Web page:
Reorganization

The last day before the Christmas holidays, top management presented a reorganization of the company. Two of the three divisions will be merged, and then cut apart in another direction. It is like cutting a cake sideways instead of longways. It is fanfared with all the usual “leveraging strengths” and “stronger focus” and “driving profitability” buzzwords.

The key objective seems to be to serve the key customer industries better, at the expense of the lesser ones. It looks a lot like 80/20 thinking – the fact that 80% of the revenue typically is generated by 20% of the customers. However, 80/20 thinking has one flaw and that is the dynamic aspect – the evolution over time. The top ten customers today are not the top ten customers of ten years ago. Even in a slow business like mechanical components business, the landscape changes fast and a company that will be our key customer in five years is a marginal customer today. One of the thousands. And there is no way knowing which one it is.

On the other hand, there are undoubtedly advantages of the new setup. In some sense, the organization looks a little less complex, at least from the top. I believe in clear mandates and that seems more uniform across the board, which is good.

Many cynics are critical of reorganizations, because it is never really clear that it brings any advantage at all at the workfloor. It is often seen as a useless exercise by managers who want new titles. However, every organizational setup has strong and weak points, and it foces different people to work together, while they still know people in another part of the organization. In that sense, a reorganization is a way to strenghten the informal network, through enforcing new reporting lines and new colleagues, while people still see their old colleagues for coffee and gossip.  Therefore, I think that it is good to stir in the kettle once in a while.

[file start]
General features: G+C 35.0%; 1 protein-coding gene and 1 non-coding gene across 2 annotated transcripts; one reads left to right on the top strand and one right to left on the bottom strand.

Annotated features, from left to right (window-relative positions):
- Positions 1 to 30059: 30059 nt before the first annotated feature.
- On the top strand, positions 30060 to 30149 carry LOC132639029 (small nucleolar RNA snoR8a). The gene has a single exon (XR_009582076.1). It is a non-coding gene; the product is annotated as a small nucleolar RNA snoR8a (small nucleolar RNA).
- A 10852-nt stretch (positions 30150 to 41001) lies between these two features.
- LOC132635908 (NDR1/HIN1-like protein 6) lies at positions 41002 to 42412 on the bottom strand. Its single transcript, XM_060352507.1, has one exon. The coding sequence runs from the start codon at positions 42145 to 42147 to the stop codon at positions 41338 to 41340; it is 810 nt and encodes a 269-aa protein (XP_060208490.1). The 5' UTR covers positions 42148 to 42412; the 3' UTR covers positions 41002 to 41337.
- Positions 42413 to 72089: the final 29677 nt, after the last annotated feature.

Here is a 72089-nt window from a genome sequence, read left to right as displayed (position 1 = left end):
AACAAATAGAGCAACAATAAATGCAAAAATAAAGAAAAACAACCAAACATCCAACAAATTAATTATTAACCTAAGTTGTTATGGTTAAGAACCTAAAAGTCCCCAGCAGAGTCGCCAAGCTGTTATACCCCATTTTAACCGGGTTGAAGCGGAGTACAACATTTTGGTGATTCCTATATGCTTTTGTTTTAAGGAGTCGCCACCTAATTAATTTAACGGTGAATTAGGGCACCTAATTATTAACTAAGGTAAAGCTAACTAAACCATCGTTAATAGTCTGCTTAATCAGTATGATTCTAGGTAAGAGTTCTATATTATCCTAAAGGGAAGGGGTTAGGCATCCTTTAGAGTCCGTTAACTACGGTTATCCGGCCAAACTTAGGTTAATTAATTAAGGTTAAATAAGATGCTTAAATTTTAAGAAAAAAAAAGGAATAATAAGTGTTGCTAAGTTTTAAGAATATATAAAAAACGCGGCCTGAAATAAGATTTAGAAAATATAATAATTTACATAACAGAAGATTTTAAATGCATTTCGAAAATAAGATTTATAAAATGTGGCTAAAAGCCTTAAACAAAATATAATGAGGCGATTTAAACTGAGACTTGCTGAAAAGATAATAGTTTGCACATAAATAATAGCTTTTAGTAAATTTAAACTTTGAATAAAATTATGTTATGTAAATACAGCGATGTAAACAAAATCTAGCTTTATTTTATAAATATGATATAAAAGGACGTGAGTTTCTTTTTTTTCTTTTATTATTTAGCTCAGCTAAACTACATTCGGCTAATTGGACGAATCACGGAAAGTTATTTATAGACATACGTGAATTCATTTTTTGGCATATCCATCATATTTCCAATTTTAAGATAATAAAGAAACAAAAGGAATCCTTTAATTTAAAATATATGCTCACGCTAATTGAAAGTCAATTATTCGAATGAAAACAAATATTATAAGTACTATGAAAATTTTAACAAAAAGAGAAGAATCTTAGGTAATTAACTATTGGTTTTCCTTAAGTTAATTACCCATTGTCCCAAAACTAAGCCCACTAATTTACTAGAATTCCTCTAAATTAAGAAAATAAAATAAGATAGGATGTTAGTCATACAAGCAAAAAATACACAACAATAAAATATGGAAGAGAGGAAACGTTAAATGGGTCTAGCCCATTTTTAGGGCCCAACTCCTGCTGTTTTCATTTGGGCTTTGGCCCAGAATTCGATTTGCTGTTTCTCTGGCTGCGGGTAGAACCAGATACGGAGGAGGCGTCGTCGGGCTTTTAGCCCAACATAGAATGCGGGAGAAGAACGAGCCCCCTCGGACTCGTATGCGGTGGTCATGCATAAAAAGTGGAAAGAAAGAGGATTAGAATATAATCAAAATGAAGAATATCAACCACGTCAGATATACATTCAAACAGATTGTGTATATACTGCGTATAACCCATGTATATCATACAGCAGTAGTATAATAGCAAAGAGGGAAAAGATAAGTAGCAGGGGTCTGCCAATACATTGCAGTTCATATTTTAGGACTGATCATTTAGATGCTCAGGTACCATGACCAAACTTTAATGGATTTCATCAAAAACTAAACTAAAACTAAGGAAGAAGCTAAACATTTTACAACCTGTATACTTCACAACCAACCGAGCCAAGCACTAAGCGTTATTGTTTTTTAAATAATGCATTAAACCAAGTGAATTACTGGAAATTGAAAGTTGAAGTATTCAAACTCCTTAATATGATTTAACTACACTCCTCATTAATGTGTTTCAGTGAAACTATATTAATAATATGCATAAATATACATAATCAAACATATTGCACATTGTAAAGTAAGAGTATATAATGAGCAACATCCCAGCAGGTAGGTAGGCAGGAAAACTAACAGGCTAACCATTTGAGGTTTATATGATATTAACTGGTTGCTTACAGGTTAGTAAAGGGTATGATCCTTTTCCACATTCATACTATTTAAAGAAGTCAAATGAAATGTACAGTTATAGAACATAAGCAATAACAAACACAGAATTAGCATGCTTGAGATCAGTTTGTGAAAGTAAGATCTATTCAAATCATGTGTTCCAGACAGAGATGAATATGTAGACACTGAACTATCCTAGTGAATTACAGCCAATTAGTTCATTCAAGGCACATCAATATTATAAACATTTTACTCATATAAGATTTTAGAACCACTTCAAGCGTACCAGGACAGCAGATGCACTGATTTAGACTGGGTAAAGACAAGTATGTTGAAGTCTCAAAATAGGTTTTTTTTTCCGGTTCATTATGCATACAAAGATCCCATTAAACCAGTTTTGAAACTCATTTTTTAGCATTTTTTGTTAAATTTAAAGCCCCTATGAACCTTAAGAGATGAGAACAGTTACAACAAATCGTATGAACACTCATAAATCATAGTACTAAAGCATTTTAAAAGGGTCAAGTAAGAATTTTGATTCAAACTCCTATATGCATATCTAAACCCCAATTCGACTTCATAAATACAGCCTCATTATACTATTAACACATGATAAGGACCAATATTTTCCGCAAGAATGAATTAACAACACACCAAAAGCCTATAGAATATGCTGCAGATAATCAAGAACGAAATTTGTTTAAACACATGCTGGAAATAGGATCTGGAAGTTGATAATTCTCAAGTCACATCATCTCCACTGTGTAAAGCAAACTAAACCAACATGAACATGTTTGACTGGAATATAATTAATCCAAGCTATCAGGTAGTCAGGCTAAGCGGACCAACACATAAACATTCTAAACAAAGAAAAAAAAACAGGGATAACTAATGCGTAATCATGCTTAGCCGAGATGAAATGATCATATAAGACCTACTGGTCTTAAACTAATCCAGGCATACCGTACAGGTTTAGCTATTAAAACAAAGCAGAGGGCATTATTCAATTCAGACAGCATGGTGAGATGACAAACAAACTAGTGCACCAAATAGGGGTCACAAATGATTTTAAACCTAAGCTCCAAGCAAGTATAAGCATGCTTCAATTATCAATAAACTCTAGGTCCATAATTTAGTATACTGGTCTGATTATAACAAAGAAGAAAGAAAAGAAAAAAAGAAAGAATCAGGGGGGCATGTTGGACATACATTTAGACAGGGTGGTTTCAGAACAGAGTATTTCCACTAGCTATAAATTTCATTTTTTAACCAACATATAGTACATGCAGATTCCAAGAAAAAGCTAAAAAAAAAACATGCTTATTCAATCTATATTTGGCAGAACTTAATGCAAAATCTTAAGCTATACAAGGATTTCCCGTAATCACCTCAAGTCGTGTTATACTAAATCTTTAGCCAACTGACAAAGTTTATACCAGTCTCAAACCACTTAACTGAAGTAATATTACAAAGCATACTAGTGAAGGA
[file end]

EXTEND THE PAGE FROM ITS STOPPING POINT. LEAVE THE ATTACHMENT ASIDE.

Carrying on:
An aside here, and advice for future reorganizing champions: Don’t announce before holidays. Then the worrisome among us will have sleepless nights when they need to reconnect with their family and friends. Do you think they will talk well about your company? Is this the advertisement you need? Do you think it is right to deprive them of their well-deserved time off from a demanding job?
Of course you yourself will see less torment, so you may sleep better after presenting your plans just before a long break…

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